One of the tricks with gardening in January is to remember that it is the midwinter.
Yes, I did type that one correctly.
Although December has the Winter Solstice, and we often refer to this as Midwinter, December is the first of the winter months.
Meteorologically speaking, winter begins in December 1st and finishes on March 31st. Astronomically speaking, the season begins with the Winter Solstice. Either way, that makes January the middle month of winter.
This January gardening tasks and design ideas article is based on some of the topics we would cover in Plews Gardening Lessons. Particularly in the Year in Your Garden Course, where there is time to consider the reasons why certain things are done when they are. As well as learn and apply the practical tasks, of course.
Gardening in January – Digging
January is traditionally the digging month. But with the likely issues of sodden soil and soil rock hard with frost, you may be limited in how much digging you are able to do!
Instead, go round the garden and consider whether you need to dig as much of your flower borders and vegetable patch as you had first thought. It may be that planning an application of mulch next autumn would be better for your soil. For example, around permanent plantings of shrubs there is little need to dig.
If however, your garden soil and the weather are fit, digging can be a useful occupation.
Gardening in January – Pruning
Pruning of many trees, fruit trees and shrubs is a useful January gardening job. Not when its frosty all day of course. Then it would be damaging to the plant.
The trick is to know which trees and shrubs should be pruned in January.
- Most deciduous trees – unless they are not fully hardened off to the British climate. (wait another year)
- Apple and pear trees – not the trained cordon forms, but the ’usual’ bush form. Be sure you know if the tree bears fruit on the tips of branches or on spurs.
- Climbing shrubs –grape vines and wisteria benefit from a winter prune. They should be pruned when the plant is dormant or they ‘bleed’ sap.
Gardening in January – Plant Propagation
Hardwood cuttings from trees and shrubs can be taken this month. Perhaps this is one for the intermediate gardening lesson!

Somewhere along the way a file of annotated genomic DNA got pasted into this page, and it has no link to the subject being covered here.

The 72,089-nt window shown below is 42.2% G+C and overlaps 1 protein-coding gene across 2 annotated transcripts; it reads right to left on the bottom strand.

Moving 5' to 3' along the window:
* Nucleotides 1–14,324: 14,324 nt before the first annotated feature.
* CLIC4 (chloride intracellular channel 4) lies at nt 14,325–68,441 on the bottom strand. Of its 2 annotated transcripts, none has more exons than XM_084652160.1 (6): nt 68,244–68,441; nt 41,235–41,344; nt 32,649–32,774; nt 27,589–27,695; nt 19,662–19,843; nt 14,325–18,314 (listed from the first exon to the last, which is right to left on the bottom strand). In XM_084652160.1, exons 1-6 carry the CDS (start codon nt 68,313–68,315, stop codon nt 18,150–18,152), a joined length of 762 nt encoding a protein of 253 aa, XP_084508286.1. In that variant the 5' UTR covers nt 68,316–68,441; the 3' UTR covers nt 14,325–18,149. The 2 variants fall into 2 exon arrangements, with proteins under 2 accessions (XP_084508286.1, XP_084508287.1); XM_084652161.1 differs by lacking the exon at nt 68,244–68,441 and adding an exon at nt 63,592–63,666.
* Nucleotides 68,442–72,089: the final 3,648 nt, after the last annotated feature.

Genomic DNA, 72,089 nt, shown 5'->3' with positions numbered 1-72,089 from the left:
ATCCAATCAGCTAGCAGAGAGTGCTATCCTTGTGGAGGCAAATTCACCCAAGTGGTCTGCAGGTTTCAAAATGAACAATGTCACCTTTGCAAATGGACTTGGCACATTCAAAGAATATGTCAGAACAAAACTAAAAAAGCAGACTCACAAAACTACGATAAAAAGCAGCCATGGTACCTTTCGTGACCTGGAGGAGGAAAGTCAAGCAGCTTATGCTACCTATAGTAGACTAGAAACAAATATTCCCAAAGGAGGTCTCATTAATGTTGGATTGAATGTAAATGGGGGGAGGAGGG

But anyone can sort through the boxful of seed packets. Go through the old packets, checking they’re still in date if unopened. If opened, you could check for viability. The method for this can be found on this seeds blog.
Organise your new seeds as they arrive, along with the old ones. Use dividers with dates to separate the packets and show when seeds should be sown.
Gardening in January – Winter Flowers and Flowering Shrubs
Do you have them? Are you enjoying them? Or would you like them?
Snowdrops, Galanthus. Look out for Snowdrop days end of January – beginning February. Known as milk flowers they do possess a delicate scent.
Winter aconite, Eranthus hyemalis is a snow hardy flower with yellow petals for a spark of sunshine. Hellebores, Christmas Rose, Lenten Rose, are another reliable winter flower.
These first two winter flowering shrubs have scented flowers. You could cut sprays and take them indoors and have rooms filled with perfume. Wintersweet, Chimonanthes praecox, and the winter flowering Honeysuckle, Lonicera purpusii are delightful. They’re also excellent at attracting and feeding winter pollinating insects.
For an acid soil, Witch hazel, Hamamelis adds a spice of orange to the garden. Then there are winter flowering Rhododendrons, for example, Christmas Cheer.
Need more planting inspiration for winter? Have a look at our suggestions for ten winter flowering shrubs.
Gardening in January – the Edible Garden
There’s a surprising amount of action happening in and around the edible garden.
For example, stored roots and fruit need to be checked regularly. They will only store for a certain amount of time after harvesting. Winter squash, pumpkins, are one of the longest to store, often right through till March.